Reaching minimal camera latency with libargus on Jetson Xavier NX

Me and my team we are working on computer vision system that runs on Jetson Xavier NX. It is very important for us to have low latency from the image being taken to it being available in our code.
The system utilizes Raspberry Pi Camera v2 connected to the board with CSI. At first our system utilized code that implements OpenCV and GStreamer to launch the video pipeline in a similar manner as below:

pipeline = "nvarguscamerasrc sensor_mode=2 ! nvvidconv flip-method=0 ! video/x-raw, width=1920, height=1080 ! nvvidconv ! appsink";
VideoCapture cap;, CAP_GSTREAMER);

We conducted Glass2Glass latency tests to establish the speed of data transfer between the camera and the machine and results were unsatisfying: 90ms per frame .
Therefore we decided to check what can we gain by using pure libargus from Jetson Multimedia API. As far as our knowledge reached we understood that by using libargus to communicate with the camera we can benefit from Nvidia hardware acceleration. We utilized a sample code for argus which can be found in samples for Jetson Multimedia API, the sample we tested was called argus_oneshot. Below I’m showing a piece of the source code modified for measuring (as we believe) the time it takes this solution to gather a frame from the camera (data transfer):

for (size_t i = 0; i < 30; i ++) {
        typedef std::chrono::high_resolution_clock Clock;
        auto t1 = Clock::now();

        uint32_t requestId = iSession->capture(request.get());
        EXIT_IF_NULL(requestId, "Failed to submit capture request");

        * Acquire a frame generated by the capture request, get the image from the frame
        * and create a .JPG file of the captured image
        Argus::UniqueObj<EGLStream::Frame> frame(
            iFrameConsumer->acquireFrame(FIVE_SECONDS_IN_NANOSECONDS, &status));

        auto t2 = Clock::now();
        float currentDurration = float(std::chrono::duration_cast<std::chrono::microseconds>(t2 - t1).count()) / 1000.0f;
        std::cout << "Time for the frame to arrive: " << currentDurration << " ms" << std::endl;

        EGLStream::IFrame *iFrame = Argus::interface_cast<EGLStream::IFrame>(frame);
        EXIT_IF_NULL(iFrame, "Failed to get IFrame interface");

        EGLStream::Image *image = iFrame->getImage();
        EXIT_IF_NULL(image, "Failed to get Image from iFrame->getImage()");
        t2 = Clock::now();
        currentDurration = float(std::chrono::duration_cast<std::chrono::microseconds>(t2 - t1).count()) / 1000.0f;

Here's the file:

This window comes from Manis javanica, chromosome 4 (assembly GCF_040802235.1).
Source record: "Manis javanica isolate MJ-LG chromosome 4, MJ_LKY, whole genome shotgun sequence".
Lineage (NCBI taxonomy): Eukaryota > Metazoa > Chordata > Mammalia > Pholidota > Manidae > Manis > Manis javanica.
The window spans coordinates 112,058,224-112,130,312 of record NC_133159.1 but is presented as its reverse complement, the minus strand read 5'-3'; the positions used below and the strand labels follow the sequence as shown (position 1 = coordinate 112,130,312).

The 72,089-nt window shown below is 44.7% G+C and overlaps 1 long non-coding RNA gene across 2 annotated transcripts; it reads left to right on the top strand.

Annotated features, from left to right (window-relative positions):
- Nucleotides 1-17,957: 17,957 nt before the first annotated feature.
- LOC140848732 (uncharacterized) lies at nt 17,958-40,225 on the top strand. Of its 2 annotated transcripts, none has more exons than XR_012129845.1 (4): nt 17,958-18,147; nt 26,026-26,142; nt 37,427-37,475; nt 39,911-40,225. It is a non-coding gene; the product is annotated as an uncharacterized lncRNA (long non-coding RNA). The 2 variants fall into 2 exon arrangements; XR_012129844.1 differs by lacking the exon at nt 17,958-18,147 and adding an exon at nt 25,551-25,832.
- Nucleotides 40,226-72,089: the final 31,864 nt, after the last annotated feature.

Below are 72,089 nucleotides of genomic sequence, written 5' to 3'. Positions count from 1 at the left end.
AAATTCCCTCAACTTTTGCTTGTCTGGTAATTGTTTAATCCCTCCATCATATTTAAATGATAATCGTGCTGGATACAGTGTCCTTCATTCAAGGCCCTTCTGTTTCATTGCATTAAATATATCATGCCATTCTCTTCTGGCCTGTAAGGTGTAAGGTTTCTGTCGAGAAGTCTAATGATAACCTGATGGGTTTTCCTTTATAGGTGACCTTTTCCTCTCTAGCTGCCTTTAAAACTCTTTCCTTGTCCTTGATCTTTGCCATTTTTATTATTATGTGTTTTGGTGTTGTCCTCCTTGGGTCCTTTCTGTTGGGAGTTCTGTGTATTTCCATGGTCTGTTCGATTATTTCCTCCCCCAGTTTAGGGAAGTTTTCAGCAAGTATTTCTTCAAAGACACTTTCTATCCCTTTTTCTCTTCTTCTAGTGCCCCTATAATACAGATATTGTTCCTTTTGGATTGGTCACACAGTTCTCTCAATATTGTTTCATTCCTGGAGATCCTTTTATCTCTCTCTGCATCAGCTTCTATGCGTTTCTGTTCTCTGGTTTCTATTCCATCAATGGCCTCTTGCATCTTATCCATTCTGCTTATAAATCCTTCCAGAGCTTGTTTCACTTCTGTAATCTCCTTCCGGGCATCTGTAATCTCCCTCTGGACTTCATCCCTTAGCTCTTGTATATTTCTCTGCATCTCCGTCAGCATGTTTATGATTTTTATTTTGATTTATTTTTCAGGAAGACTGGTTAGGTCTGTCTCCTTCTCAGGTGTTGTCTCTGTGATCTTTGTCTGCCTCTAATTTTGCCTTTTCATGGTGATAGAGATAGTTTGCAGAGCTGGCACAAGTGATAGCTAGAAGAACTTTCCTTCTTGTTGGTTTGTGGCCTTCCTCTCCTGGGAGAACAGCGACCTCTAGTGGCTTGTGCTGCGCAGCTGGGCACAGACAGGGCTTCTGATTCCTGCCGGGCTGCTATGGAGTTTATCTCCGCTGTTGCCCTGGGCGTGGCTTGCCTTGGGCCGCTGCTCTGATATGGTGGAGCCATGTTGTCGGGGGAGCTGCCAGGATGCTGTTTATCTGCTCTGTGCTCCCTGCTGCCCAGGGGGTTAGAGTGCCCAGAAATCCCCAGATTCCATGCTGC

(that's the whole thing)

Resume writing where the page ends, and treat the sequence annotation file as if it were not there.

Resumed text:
std::cout << "Time taken for one iteration: " << currentDurration << " ms" << std::endl;

        EGLStream::IImageJPEG *iImageJPEG = Argus::interface_cast<EGLStream::IImageJPEG>(image);
        EXIT_IF_NULL(iImageJPEG, "Failed to get ImageJPEG Interface");

        status = iImageJPEG->writeJPEG(FILE_PREFIX "argus_oneShot.jpg");
        EXIT_IF_NOT_OK(status, "Failed to write JPEG");

        printf("Wrote file: " FILE_PREFIX "argus_oneShot.jpg\n");

We were running it in loop to see if the results can improve after a while. We measured the time for two situations:

  1. from capture to acquiring a frame
  2. from capture to getImage()
    This allowed us to not only see the overall time but also how much it takes the method getImage() to process.

Below are the results:

Time for the frame to arrive: 237.22 ms
Time taken for one iteration: 237.303 ms

They are even slower than what we achieved using OpenCV solution. Here are our questions:

  1. Does utilizing libargus with CSI camera like Raspberry Camera v2 allow us to benefit from Nvidia hardware acceleration for video processing ? What can be the lowest latency for the data transfer with 2 lanes camera communication?
  2. If the answer for the first question is: Yes!, then what are we doing wrong that we are getting such a slow time?
  3. Does anyone argue that we measured the data transfer with libargus in a correct way?
  4. Can we use OpenCV launching a proper pipeline with GStreamer to benefit from hardware acceleration?
  5. What does the getImage() method do? We couldn’t really find a source code for that.

By the way we are aware that moving to 4 lanes communication can bring some improvements but right now it is impossible for us.

1 Like

Assuming that your framerate is 30 fps, so 33ms period, for glass to glass measurement you have one frame being captured, while previous one is being debayered by argus, then converted by VIC and passed to your app, where the frame before previous one is being displayed on monitor, so I think that 90 ms is a pretty good glass to glass latency.

You may use a higher framerate for lowering more. The RPi v2 camera can do 60 fps in 720p mode, or you can also achieve 120 fps by rebuilding kernel and dtb (see 120 fps mode support removed for imx219 sensor - #9 by Honey_Patouceul for original post and Gst-launch-1.0 nvarguscamerasrc can't get right GST_ARGUS: Available Sensor modes - #12 by Honey_Patouceul for recent JP5 releases).
Also be sure of your monitor(s) framerate(s) for the experiments.

Does it make a difference if one uses the argus library or a gstreamer with an nvarguscamerasrc?
Or should they have roughly a similar performance?

I think that nvarguscamerasrc and other nvidia gstreamer elements have a pretty good implementation using Argus lib.
In some particular cases, though, you may achieve better performance using Argus with an Argus skilled programmer.

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